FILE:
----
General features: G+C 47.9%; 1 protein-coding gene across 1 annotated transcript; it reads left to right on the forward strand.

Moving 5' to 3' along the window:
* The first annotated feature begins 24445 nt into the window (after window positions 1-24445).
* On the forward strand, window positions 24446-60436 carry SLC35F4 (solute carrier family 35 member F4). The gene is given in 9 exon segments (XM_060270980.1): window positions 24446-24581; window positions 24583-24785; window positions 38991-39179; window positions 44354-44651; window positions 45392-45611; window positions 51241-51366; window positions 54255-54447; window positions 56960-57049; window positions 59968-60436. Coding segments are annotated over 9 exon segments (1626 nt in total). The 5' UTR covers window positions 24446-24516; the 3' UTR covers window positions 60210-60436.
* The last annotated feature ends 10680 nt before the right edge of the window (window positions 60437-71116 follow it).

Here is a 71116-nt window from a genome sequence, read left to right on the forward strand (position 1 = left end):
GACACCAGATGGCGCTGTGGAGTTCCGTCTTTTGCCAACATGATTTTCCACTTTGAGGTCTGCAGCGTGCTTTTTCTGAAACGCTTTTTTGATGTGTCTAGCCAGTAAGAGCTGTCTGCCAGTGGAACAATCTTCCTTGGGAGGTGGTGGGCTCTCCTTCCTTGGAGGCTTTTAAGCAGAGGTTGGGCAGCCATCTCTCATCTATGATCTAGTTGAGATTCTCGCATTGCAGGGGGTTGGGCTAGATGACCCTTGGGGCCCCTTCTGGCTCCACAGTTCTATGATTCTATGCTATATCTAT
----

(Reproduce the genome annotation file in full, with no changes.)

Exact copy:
General features: G+C 47.9%; 1 protein-coding gene across 1 annotated transcript; it reads left to right on the forward strand.

Moving 5' to 3' along the window:
* The first annotated feature begins 24445 nt into the window (after window positions 1-24445).
* On the forward strand, window positions 24446-60436 carry SLC35F4 (solute carrier family 35 member F4). The gene is given in 9 exon segments (XM_060270980.1): window positions 24446-24581; window positions 24583-24785; window positions 38991-39179; window positions 44354-44651; window positions 45392-45611; window positions 51241-51366; window positions 54255-54447; window positions 56960-57049; window positions 59968-60436. Coding segments are annotated over 9 exon segments (1626 nt in total). The 5' UTR covers window positions 24446-24516; the 3' UTR covers window positions 60210-60436.
* The last annotated feature ends 10680 nt before the right edge of the window (window positions 60437-71116 follow it).

Here is a 71116-nt window from a genome sequence, read left to right on the forward strand (position 1 = left end):
GACACCAGATGGCGCTGTGGAGTTCCGTCTTTTGCCAACATGATTTTCCACTTTGAGGTCTGCAGCGTGCTTTTTCTGAAACGCTTTTTTGATGTGTCTAGCCAGTAAGAGCTGTCTGCCAGTGGAACAATCTTCCTTGGGAGGTGGTGGGCTCTCCTTCCTTGGAGGCTTTTAAGCAGAGGTTGGGCAGCCATCTCTCATCTATGATCTAGTTGAGATTCTCGCATTGCAGGGGGTTGGGCTAGATGACCCTTGGGGCCCCTTCTGGCTCCACAGTTCTATGATTCTATGCTATATCTAT